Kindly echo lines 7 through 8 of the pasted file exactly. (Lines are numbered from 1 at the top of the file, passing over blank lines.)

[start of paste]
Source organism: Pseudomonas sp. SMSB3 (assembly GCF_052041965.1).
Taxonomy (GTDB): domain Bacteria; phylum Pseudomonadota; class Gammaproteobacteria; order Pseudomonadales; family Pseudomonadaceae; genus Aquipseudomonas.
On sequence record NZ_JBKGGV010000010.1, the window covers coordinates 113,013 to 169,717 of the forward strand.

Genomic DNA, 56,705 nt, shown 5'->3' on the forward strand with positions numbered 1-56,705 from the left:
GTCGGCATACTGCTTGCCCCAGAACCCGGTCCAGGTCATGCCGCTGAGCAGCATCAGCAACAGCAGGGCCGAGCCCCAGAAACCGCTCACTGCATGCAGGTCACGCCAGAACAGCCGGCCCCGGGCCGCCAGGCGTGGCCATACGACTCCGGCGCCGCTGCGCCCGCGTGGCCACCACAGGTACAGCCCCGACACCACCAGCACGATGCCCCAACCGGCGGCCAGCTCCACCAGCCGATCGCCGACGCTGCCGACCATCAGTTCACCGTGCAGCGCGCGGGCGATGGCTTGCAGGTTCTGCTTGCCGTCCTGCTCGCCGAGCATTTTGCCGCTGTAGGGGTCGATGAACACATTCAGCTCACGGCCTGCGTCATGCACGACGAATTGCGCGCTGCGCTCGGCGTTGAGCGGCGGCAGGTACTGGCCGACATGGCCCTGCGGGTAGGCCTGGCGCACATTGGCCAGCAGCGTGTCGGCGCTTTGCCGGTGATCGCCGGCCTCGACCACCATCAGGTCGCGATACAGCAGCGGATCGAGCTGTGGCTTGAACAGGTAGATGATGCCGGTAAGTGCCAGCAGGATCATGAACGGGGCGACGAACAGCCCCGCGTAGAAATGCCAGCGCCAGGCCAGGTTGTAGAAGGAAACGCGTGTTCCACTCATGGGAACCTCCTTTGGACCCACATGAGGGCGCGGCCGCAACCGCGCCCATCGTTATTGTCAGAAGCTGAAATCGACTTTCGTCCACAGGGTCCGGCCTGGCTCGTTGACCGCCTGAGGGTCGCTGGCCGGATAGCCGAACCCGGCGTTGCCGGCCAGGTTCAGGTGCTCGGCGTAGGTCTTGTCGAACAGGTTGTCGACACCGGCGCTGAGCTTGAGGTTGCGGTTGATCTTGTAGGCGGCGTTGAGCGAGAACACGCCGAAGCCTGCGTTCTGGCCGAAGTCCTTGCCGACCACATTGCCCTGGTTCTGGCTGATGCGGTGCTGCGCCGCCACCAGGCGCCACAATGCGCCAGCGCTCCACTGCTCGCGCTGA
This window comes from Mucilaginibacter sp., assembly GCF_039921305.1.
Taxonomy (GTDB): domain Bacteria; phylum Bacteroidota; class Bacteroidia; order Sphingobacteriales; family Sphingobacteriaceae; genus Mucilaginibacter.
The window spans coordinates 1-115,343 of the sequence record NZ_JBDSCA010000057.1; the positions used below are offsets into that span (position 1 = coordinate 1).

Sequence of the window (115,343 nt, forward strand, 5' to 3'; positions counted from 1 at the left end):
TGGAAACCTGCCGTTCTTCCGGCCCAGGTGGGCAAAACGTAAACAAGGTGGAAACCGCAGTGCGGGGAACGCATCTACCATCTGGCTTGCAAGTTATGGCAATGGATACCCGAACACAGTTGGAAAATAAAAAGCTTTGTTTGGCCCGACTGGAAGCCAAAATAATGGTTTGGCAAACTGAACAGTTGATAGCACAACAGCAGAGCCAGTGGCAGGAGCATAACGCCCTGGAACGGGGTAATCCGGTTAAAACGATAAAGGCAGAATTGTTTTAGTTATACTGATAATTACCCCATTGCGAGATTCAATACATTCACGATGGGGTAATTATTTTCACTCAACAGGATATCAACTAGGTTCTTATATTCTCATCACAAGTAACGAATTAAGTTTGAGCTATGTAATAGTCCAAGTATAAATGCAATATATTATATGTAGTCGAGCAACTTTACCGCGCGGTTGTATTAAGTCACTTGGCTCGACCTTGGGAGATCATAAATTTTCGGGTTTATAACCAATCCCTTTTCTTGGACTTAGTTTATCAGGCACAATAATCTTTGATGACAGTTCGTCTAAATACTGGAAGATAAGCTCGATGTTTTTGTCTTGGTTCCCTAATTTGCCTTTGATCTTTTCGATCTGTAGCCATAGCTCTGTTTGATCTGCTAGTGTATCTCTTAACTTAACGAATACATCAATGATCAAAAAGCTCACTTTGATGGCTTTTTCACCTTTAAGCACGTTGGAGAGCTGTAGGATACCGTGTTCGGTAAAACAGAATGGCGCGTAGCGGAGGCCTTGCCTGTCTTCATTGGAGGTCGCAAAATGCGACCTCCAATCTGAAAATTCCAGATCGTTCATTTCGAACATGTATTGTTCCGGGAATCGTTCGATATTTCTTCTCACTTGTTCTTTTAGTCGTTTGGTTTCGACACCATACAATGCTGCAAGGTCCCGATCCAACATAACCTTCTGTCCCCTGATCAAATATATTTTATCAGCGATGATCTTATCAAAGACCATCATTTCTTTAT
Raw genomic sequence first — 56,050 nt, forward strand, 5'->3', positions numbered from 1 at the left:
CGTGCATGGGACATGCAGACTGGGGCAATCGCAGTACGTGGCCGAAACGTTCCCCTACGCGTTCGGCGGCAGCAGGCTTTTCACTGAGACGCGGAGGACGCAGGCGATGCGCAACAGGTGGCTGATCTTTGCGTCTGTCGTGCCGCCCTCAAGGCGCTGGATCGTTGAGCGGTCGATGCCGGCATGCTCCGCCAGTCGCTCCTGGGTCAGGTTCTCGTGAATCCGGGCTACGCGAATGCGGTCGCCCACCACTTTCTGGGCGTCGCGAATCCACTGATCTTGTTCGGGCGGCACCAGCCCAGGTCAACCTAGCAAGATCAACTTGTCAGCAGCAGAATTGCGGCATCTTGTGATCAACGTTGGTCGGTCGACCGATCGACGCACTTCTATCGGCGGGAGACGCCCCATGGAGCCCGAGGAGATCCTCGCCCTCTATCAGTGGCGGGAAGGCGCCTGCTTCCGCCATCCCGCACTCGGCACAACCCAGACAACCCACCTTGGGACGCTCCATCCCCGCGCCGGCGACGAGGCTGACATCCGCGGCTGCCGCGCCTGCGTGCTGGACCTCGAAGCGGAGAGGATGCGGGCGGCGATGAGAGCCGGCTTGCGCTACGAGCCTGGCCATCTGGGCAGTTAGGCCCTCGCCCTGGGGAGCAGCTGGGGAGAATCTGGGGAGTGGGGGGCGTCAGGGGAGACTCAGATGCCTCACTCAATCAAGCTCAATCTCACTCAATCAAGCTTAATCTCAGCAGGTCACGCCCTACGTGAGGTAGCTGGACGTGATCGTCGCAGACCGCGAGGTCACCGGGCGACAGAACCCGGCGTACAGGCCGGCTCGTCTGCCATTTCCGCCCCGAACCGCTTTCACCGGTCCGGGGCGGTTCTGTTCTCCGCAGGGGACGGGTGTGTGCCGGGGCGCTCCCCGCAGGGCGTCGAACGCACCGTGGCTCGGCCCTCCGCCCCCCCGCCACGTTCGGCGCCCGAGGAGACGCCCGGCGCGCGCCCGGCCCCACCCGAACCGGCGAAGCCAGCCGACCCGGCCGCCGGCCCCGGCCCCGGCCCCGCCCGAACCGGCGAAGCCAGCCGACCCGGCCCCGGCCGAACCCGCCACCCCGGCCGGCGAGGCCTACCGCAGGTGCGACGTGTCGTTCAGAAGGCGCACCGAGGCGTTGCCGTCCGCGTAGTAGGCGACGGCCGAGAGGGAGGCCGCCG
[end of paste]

Taxonomy (GTDB): domain Bacteria; phylum Bacteroidota; class Bacteroidia; order Sphingobacteriales; family Sphingobacteriaceae; genus Mucilaginibacter.
The window spans coordinates 1-115,343 of the sequence record NZ_JBDSCA010000057.1; the positions used below are offsets into that span (position 1 = coordinate 1).